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Joe Canning on Kilkenny's 'slow' start, switching between the lines, and Sunday's semi-final

Galway’s star man talks us through the first weeks of the Championship summer and looks ahead to Sunday’s meeting with Laois.

Image: ©INPHO/James Crombie

On Kilkenny’s ‘slow’ start against Offaly…

“I don’t see where people are getting it from. They had 26 scores to 13 and were basically in second gear. The four goals? One hit off the post, one was hit from 21-25 yards out, one was just a high ball… they don’t happen very often and it was just one of those days.

“I wouldn’t read into any of the negative things that are said about conceding four goals. They scored 26 points and only conceded 13 scores. At the end of the day, it’s scary to think what they might score when they get up to top gear.”

On Galway being hot favourites against Laois…

“They have two Championship matches won and they have everyone they want hurling with them this year. Compare that to years before when they didn’t have guys due to football, injuries and stuff.

“They have a half-forward line there as good as any in the country. When you have Zane Keenan and Willie Hyland, they’re two forwards that would make most other teams.”


Zane Keenan in action against Antrim (©INPHO/Lorraine O’Sullivan)

On switching between the half- and full-forward lines…

“It’s frustrating when you’re in the full-forward line, as anyone in there would tell you, when the ball isn’t coming in. You’d like to get on the ball the whole time and some games are different because you don’t get it. In other games you might get ten or 20 balls in so every game is different.

“I wouldn’t care if I never scored again, as long as we won matches. If I’m able to set up scores more so than score them, I get as much satisfaction out of that.”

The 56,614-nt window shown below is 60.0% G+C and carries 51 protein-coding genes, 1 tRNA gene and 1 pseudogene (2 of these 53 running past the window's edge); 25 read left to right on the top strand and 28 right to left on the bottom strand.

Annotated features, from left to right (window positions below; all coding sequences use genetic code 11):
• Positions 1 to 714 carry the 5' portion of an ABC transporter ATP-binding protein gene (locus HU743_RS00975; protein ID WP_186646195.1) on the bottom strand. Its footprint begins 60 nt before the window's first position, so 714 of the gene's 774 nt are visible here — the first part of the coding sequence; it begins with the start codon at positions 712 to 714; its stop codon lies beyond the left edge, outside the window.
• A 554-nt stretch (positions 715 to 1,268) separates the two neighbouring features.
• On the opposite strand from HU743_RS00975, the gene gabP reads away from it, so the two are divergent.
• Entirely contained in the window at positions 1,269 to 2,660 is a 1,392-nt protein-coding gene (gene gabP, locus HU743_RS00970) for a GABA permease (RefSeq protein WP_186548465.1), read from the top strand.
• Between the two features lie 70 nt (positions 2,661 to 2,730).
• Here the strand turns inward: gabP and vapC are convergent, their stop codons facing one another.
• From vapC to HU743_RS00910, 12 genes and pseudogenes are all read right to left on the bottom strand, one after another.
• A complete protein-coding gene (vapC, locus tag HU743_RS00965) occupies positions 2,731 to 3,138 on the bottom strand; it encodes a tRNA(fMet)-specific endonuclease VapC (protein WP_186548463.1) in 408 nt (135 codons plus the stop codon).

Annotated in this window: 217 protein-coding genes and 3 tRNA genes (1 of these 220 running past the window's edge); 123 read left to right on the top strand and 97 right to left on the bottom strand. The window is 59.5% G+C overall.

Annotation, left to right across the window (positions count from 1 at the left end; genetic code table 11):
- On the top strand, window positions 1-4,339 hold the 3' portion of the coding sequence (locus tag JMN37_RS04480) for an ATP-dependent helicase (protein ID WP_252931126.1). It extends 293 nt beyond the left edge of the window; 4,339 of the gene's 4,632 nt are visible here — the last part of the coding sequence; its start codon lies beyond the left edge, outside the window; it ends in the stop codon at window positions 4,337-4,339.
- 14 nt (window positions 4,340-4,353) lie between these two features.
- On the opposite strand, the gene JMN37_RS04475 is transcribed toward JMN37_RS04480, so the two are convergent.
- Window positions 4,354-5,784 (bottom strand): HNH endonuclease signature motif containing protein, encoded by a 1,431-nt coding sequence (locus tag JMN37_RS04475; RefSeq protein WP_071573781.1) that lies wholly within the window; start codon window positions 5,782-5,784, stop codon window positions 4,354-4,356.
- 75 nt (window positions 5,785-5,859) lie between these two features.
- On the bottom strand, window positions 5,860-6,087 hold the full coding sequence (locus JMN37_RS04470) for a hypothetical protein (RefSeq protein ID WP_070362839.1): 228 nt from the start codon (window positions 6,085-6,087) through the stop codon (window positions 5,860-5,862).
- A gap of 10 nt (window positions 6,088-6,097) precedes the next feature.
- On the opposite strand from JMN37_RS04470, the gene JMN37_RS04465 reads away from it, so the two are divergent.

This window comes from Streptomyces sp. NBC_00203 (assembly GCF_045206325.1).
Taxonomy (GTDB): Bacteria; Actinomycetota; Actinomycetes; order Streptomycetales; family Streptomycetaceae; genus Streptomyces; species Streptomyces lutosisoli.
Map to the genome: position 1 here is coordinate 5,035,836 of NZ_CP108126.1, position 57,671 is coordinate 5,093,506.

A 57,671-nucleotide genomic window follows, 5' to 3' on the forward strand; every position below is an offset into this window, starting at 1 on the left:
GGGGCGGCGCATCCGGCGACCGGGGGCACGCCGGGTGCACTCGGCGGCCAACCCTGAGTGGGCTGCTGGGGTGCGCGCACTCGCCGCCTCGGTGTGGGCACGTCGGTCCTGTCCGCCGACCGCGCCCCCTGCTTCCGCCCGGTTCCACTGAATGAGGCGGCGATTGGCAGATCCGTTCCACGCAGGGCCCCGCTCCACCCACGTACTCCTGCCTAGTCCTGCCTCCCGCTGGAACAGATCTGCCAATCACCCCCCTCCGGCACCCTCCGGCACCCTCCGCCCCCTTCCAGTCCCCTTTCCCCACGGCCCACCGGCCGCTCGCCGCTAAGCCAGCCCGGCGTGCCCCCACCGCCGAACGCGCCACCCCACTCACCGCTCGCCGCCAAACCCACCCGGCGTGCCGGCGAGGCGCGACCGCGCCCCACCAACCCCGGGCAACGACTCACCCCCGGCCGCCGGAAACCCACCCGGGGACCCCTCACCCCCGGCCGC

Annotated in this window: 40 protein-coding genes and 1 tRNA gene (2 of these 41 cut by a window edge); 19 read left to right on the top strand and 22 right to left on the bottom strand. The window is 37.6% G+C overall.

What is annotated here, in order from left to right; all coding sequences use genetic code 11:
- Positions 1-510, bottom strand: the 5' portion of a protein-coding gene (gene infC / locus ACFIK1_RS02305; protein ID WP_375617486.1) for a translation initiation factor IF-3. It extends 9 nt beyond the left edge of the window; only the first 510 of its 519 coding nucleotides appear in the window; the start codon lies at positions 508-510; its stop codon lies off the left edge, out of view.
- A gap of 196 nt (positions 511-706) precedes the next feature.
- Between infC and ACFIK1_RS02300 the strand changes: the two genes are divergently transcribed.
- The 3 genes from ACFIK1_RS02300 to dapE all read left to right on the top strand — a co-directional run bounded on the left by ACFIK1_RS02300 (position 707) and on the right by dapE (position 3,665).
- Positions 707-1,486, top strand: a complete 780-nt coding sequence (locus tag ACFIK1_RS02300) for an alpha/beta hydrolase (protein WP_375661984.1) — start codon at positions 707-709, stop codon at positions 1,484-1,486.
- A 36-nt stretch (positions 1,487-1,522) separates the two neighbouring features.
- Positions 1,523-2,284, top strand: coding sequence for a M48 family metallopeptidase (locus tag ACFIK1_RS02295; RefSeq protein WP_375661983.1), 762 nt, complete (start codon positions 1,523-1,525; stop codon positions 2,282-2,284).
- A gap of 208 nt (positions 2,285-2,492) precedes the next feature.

On opponents trying to psyche out free-takers…

“It’s part and parcel that it happens. In football in the last few weeks when the goalkeepers are coming up there’s that extra pressure I suppose to run up the field and kick it. It’s just an edge that teams try to get now, more so in football, where frees are critical to score from because it’s so hard to score with the blanket defence. Any edge you can get by putting off the free-taker works for them obviously.

Tyrone goalkeeper Niall Morgan signals to the crowd after scoring a free against Donegal (©INPHO/James Crombie)

“You get those kind of things, but that’s part and parcel of it. You try to block those things on and get on with it. It doesn’t really bother me. If you let it bother you, say something back and then miss the free, you feel like a right gobshite.

“It shows the competitiveness – they want to win and if that puts the free-taker off and he misses that’s a point less against your own team. In a way you can see why they try to do it. It happens in all sports, not just hurling or football.”

On being Leinster champions…

“Last year is last year, this year is this year.”

‘I’d like to give it a go’: Ciaran Kilkenny keeping his dual ambitions alive

About the author:

Niall Kelly

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